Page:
The Fourth Industrial Revolution (4IR) portends a fantastic new world with self-driving vehicles, drones that do door to door deliveries, augmented reality, voice-operated home devises, virtual assistance and several other technological conveniences. It is an ideal world where human beings sit back as machines slave for us, doing tedious tasks that no one really enjoys doing.
In communications, artificial intelligence is already doing tasks that were previously exclusively done by highly skilled professionals. In 2019 the New York Times reported that almost a third of content published by Bloomberg News, the international wire service, was produced using AI. Today, we use social media listening tools to track conversations on Twitter, search engines select stories for us based on our interest, artificial intelligence filters adverts that people see according to their online behaviour and even suggest ‘influencers’ to follow on social media.
Adapting to this world requires communications professionals to do more than just revising their catalogue of services or ‘redefining’ the role of communications. Rather, what we need is an even sharper focus on the core business of communications, a return to the first principles. In a world saturated by information, and where tools of communications are accessible to one and all, the question is what our unique role as communications experts is.
Communications has always been about inspiring different actors to undertake concerted action towards achieving a common goal. 4IR does not change the essence of what we do; it merely gives us more tools. Today, there are at least three clear roles for communications professionals that remain unchanged:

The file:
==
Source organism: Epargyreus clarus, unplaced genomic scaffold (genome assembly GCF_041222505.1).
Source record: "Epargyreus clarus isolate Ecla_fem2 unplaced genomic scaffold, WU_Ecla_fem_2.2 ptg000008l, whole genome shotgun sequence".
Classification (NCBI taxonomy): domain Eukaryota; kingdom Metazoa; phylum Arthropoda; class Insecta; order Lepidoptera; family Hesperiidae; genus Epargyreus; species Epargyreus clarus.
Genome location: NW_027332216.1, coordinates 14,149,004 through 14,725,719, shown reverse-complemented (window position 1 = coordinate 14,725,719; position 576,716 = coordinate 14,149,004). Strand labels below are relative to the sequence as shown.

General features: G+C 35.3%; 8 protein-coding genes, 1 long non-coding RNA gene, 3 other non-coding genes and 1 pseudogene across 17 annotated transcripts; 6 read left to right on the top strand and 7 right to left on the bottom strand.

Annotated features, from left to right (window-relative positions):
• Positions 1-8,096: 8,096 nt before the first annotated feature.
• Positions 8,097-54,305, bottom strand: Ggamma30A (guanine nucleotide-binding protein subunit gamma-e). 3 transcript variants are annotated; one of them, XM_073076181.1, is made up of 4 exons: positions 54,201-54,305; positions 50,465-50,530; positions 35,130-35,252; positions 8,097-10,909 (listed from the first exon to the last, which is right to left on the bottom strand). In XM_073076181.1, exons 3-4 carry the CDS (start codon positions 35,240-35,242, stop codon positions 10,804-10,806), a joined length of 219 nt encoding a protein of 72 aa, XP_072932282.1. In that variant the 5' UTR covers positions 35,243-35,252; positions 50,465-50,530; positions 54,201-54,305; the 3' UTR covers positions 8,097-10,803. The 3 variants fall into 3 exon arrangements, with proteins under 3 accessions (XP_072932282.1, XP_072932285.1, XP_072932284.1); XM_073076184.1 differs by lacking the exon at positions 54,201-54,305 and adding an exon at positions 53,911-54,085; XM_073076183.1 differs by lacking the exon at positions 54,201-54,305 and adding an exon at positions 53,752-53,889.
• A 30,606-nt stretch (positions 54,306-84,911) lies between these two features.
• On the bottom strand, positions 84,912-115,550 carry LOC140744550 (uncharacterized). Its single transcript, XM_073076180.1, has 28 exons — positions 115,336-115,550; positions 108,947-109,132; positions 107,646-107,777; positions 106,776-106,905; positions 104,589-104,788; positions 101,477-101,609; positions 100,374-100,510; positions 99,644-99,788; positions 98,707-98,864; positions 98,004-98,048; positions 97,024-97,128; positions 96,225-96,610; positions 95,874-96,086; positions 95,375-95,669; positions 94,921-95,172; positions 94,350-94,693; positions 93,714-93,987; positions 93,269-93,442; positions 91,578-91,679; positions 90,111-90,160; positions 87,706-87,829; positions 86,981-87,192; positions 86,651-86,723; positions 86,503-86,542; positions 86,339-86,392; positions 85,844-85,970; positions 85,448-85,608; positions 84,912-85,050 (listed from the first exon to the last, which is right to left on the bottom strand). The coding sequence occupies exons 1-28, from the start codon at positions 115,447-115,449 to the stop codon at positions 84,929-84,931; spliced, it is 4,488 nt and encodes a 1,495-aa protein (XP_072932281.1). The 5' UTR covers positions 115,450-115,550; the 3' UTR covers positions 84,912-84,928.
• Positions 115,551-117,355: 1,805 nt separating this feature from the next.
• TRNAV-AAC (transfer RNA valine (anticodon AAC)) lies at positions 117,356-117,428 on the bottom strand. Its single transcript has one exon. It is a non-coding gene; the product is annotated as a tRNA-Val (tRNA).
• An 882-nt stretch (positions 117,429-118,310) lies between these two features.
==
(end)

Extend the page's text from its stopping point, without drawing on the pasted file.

1. Helping clients to nurture a community of shared interest. Communication today should help companies not only build brand recognition, but also brand trust. Communications professionals should help companies foster a community of interests – stakeholders that are brought together by a common understanding that a client’s success is tied to theirs. Building a community of shared interests future-proofs clients from reputation shocks of a highly connected world, where individuals have unprecedented power to build or destroy company brands.
2. Helping clients define shared value. Companies do not only sell products and services. They bring to the market solutions that help others achieve their own goals. The role of communications is to help companies define and foster a common understanding of shared value among multiple role players in a client’s success. For example, a motorcycle manufacturer is not only creating a product to sell, they are also creating a transport solution. The role of the communications professional is to help such a client to articulate the shared value that their motorbike creates for students going to school, entrepreneurs trying to get their products to the market and for city managers.
3. Helping clients shared purpose. Communications should help companies to create a shared purpose among stakeholders. A shared purpose creates a basis for companies to mobilise disparate stakeholders to act in a concerted way to unlock value for itself, and for all stakeholders. It is what gives a client the grounds to ask others to take specific action.
Technological changes do not change the essential value of communications. It provides more tools of unlocking this value. Our responsibility to clients remains the same – helping them build communities of shared interest, helping them articulate shared value, and helping them mobilise concerted action among stakeholders in support of their strategic objectives. Mastering the brave new communications world that technology ushers is merely housekeeping.